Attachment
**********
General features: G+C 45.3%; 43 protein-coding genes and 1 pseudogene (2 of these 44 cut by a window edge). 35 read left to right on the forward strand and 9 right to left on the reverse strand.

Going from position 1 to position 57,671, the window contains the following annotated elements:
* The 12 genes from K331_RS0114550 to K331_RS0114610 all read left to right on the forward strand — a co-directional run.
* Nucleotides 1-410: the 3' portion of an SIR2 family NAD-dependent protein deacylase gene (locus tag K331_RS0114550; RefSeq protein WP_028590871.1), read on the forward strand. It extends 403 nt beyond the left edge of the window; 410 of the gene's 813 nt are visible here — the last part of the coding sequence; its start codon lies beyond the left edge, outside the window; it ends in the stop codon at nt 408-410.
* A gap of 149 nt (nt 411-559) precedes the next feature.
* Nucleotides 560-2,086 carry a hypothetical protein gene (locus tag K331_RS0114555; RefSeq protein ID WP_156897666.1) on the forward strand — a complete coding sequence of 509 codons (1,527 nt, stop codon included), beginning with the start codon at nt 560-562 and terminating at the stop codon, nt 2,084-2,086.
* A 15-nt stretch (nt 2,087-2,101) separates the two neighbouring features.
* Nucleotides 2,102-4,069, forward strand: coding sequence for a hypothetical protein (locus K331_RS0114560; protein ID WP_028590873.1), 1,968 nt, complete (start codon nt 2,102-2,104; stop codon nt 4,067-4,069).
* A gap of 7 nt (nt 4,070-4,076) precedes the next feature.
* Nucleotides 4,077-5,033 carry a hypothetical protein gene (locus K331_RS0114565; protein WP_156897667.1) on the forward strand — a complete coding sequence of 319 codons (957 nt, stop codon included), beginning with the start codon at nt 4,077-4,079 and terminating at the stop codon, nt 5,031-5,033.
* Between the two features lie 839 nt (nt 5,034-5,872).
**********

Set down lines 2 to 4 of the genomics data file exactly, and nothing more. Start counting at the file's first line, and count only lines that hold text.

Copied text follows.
Going from position 1 to position 57,671, the window contains the following annotated elements:
* The 12 genes from K331_RS0114550 to K331_RS0114610 all read left to right on the forward strand — a co-directional run.
* Nucleotides 1-410: the 3' portion of an SIR2 family NAD-dependent protein deacylase gene (locus tag K331_RS0114550; RefSeq protein WP_028590871.1), read on the forward strand. It extends 403 nt beyond the left edge of the window; 410 of the gene's 813 nt are visible here — the last part of the coding sequence; its start codon lies beyond the left edge, outside the window; it ends in the stop codon at nt 408-410.